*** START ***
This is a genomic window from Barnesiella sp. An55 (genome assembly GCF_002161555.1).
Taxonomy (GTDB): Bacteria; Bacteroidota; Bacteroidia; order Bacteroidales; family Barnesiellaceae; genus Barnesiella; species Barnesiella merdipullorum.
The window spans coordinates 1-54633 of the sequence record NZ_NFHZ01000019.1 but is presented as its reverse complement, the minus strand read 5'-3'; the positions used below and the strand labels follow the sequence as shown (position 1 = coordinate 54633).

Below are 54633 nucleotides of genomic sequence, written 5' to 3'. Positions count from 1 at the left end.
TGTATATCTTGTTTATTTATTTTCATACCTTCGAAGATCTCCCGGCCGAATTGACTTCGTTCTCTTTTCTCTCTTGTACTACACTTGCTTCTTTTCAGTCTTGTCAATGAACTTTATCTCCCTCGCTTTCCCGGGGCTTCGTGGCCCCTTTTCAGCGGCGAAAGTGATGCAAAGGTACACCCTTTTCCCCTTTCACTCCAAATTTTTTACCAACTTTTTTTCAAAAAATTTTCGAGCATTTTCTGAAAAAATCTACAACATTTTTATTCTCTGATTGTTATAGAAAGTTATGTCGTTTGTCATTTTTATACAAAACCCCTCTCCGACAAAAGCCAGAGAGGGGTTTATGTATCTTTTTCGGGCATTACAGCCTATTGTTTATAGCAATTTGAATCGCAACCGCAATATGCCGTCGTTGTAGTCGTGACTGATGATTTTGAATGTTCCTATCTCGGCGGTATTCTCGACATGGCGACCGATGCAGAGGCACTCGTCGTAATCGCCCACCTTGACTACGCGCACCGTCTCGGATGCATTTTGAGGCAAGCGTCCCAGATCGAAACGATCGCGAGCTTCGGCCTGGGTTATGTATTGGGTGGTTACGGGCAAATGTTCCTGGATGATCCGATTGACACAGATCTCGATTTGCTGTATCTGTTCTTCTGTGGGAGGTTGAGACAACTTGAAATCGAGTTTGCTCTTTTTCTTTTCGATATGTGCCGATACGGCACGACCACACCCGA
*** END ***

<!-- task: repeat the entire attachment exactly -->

This is a genomic window from Barnesiella sp. An55 (genome assembly GCF_002161555.1).
Taxonomy (GTDB): Bacteria; Bacteroidota; Bacteroidia; order Bacteroidales; family Barnesiellaceae; genus Barnesiella; species Barnesiella merdipullorum.
The window spans coordinates 1-54633 of the sequence record NZ_NFHZ01000019.1 but is presented as its reverse complement, the minus strand read 5'-3'; the positions used below and the strand labels follow the sequence as shown (position 1 = coordinate 54633).

Below are 54633 nucleotides of genomic sequence, written 5' to 3'. Positions count from 1 at the left end.
TGTATATCTTGTTTATTTATTTTCATACCTTCGAAGATCTCCCGGCCGAATTGACTTCGTTCTCTTTTCTCTCTTGTACTACACTTGCTTCTTTTCAGTCTTGTCAATGAACTTTATCTCCCTCGCTTTCCCGGGGCTTCGTGGCCCCTTTTCAGCGGCGAAAGTGATGCAAAGGTACACCCTTTTCCCCTTTCACTCCAAATTTTTTACCAACTTTTTTTCAAAAAATTTTCGAGCATTTTCTGAAAAAATCTACAACATTTTTATTCTCTGATTGTTATAGAAAGTTATGTCGTTTGTCATTTTTATACAAAACCCCTCTCCGACAAAAGCCAGAGAGGGGTTTATGTATCTTTTTCGGGCATTACAGCCTATTGTTTATAGCAATTTGAATCGCAACCGCAATATGCCGTCGTTGTAGTCGTGACTGATGATTTTGAATGTTCCTATCTCGGCGGTATTCTCGACATGGCGACCGATGCAGAGGCACTCGTCGTAATCGCCCACCTTGACTACGCGCACCGTCTCGGATGCATTTTGAGGCAAGCGTCCCAGATCGAAACGATCGCGAGCTTCGGCCTGGGTTATGTATTGGGTGGTTACGGGCAAATGTTCCTGGATGATCCGATTGACACAGATCTCGATTTGCTGTATCTGTTCTTCTGTGGGAGGTTGAGACAACTTGAAATCGAGTTTGCTCTTTTTCTTTTCGATATGTGCCGATACGGCACGACCACACCCGA